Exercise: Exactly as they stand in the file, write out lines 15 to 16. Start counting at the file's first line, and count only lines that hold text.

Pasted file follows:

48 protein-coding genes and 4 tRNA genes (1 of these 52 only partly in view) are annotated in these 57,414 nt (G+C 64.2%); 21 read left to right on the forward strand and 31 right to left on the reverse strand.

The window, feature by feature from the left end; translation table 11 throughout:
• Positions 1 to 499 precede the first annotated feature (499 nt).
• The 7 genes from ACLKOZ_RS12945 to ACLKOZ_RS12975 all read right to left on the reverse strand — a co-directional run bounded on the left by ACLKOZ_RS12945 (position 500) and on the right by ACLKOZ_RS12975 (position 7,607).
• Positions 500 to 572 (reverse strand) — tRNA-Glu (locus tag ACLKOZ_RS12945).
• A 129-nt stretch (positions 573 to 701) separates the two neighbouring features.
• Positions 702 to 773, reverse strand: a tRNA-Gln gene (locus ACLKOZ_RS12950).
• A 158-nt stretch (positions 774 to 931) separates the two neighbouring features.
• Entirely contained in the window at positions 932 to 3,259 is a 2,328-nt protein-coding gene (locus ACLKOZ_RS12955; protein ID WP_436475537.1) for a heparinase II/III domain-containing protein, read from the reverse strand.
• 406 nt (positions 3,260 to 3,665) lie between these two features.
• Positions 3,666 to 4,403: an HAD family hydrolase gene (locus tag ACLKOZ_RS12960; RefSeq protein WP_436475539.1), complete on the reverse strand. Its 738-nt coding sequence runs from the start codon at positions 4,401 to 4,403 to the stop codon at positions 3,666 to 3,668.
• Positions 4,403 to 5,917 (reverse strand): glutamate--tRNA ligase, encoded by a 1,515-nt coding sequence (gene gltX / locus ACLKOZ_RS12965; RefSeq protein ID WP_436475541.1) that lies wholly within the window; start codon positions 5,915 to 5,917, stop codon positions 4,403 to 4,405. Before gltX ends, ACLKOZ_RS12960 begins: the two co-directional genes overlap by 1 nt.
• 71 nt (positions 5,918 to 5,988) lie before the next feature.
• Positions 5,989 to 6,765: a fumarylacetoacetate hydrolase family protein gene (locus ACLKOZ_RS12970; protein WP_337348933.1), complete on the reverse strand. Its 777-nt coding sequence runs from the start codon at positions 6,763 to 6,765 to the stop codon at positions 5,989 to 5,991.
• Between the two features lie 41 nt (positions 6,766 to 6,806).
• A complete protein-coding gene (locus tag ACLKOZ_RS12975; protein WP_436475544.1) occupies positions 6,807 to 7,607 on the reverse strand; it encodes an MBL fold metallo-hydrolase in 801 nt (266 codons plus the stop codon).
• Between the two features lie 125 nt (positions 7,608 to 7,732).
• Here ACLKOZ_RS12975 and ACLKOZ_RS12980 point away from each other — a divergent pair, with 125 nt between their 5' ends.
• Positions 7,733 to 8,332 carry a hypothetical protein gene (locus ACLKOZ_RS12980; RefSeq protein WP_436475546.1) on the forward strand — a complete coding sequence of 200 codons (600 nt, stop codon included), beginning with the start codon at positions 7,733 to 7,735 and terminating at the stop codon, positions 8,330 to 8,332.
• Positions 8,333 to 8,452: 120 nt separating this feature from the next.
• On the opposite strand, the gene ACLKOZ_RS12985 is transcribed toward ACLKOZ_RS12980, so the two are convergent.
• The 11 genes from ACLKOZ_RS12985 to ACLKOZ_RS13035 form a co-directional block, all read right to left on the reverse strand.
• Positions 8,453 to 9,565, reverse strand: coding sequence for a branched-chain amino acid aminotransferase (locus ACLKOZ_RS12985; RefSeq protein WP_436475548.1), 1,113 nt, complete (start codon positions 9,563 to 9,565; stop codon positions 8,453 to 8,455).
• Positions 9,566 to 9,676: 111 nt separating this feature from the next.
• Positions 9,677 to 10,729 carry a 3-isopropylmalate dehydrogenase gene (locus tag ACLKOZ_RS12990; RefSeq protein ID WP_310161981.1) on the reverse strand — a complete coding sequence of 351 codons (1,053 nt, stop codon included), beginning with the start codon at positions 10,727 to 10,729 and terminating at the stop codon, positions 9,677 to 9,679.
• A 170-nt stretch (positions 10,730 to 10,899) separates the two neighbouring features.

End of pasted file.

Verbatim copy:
• Between the two features lie 41 nt (positions 6,766 to 6,806).
• A complete protein-coding gene (locus tag ACLKOZ_RS12975; protein WP_436475544.1) occupies positions 6,807 to 7,607 on the reverse strand; it encodes an MBL fold metallo-hydrolase in 801 nt (266 codons plus the stop codon).